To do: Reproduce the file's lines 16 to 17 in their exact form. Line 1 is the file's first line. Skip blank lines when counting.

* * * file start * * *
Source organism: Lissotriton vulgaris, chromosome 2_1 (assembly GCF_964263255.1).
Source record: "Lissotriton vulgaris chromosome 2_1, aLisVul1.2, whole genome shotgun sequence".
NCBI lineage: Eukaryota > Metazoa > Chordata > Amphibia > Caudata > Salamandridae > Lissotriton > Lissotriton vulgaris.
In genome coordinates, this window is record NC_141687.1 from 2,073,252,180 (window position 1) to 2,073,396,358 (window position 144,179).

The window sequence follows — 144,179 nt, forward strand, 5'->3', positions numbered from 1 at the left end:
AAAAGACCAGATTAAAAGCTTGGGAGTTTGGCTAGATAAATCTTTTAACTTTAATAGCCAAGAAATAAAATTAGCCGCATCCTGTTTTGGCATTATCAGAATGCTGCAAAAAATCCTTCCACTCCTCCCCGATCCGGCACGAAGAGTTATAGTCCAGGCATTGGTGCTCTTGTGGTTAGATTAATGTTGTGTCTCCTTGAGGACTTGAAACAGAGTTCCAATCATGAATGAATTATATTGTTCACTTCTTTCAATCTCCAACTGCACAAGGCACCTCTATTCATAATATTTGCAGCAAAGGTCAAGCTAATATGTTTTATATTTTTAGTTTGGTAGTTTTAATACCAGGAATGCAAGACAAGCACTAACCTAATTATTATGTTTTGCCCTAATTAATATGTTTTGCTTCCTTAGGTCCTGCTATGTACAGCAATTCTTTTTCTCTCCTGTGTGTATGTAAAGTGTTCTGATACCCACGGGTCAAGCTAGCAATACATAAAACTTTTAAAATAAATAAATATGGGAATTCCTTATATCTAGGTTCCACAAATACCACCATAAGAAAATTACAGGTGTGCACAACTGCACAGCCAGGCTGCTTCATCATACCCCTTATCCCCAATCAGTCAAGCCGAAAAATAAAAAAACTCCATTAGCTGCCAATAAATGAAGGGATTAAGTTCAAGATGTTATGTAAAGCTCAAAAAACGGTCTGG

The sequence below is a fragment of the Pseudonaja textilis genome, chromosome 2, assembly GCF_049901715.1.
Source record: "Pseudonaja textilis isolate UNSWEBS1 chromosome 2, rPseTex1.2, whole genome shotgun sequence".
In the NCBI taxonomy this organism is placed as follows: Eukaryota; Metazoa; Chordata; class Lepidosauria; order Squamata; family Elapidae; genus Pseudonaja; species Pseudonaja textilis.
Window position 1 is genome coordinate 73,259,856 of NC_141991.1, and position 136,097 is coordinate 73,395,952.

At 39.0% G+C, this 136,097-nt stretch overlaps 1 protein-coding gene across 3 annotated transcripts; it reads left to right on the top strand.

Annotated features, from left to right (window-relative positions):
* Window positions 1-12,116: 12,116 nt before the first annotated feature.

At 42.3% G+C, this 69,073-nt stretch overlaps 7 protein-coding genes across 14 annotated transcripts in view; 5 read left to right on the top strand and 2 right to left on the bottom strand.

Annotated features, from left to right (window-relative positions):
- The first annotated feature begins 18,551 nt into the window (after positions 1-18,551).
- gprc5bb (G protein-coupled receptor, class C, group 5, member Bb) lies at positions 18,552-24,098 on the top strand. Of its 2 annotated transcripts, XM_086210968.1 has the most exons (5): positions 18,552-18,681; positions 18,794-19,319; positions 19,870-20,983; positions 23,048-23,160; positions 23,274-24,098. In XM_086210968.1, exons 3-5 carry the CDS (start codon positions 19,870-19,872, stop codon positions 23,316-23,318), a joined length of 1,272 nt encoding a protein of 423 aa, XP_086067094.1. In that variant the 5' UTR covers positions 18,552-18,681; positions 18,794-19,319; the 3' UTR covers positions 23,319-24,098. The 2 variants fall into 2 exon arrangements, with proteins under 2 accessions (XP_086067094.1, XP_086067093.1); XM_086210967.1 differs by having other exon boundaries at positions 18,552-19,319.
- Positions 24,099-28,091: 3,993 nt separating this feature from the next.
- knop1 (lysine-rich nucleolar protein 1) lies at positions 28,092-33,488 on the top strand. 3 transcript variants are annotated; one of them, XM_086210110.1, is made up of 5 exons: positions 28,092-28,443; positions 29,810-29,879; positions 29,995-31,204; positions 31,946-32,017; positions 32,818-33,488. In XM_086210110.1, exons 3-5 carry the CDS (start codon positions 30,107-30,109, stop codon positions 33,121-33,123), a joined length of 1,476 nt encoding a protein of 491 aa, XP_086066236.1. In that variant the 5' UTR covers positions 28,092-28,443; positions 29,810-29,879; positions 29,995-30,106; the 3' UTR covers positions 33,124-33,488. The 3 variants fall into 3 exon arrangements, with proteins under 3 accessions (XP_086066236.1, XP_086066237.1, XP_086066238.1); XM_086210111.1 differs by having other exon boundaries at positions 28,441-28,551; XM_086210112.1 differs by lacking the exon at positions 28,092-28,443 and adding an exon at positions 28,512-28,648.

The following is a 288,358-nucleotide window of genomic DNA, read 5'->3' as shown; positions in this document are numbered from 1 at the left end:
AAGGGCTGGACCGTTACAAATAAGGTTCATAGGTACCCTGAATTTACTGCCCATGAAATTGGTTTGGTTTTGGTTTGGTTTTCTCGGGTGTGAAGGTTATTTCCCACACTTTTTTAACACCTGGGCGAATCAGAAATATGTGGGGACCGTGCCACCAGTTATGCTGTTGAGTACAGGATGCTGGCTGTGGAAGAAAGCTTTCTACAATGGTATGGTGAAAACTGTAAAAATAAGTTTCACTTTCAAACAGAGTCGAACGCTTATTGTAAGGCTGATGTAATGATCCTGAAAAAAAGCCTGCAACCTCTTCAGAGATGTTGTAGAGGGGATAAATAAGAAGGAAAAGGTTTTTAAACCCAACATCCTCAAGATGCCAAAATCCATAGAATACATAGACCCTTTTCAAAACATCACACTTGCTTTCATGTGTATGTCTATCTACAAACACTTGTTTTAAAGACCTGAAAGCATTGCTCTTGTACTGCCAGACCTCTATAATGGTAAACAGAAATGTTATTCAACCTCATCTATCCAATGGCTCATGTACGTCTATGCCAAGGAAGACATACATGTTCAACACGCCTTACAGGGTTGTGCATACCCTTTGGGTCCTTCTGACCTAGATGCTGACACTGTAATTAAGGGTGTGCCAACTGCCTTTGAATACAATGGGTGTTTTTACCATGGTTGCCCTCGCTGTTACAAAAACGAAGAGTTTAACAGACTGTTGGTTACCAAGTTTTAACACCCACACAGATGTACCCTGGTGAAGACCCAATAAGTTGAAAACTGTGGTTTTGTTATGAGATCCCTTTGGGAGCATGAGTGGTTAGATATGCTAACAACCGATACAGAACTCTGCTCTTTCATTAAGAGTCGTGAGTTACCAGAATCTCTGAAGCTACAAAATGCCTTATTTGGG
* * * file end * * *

- The first annotated feature begins 18,551 nt into the window (after positions 1-18,551).
- gprc5bb (G protein-coupled receptor, class C, group 5, member Bb) lies at positions 18,552-24,098 on the top strand. Of its 2 annotated transcripts, XM_086210968.1 has the most exons (5): positions 18,552-18,681; positions 18,794-19,319; positions 19,870-20,983; positions 23,048-23,160; positions 23,274-24,098. In XM_086210968.1, exons 3-5 carry the CDS (start codon positions 19,870-19,872, stop codon positions 23,316-23,318), a joined length of 1,272 nt encoding a protein of 423 aa, XP_086067094.1. In that variant the 5' UTR covers positions 18,552-18,681; positions 18,794-19,319; the 3' UTR covers positions 23,319-24,098. The 2 variants fall into 2 exon arrangements, with proteins under 2 accessions (XP_086067094.1, XP_086067093.1); XM_086210967.1 differs by having other exon boundaries at positions 18,552-19,319.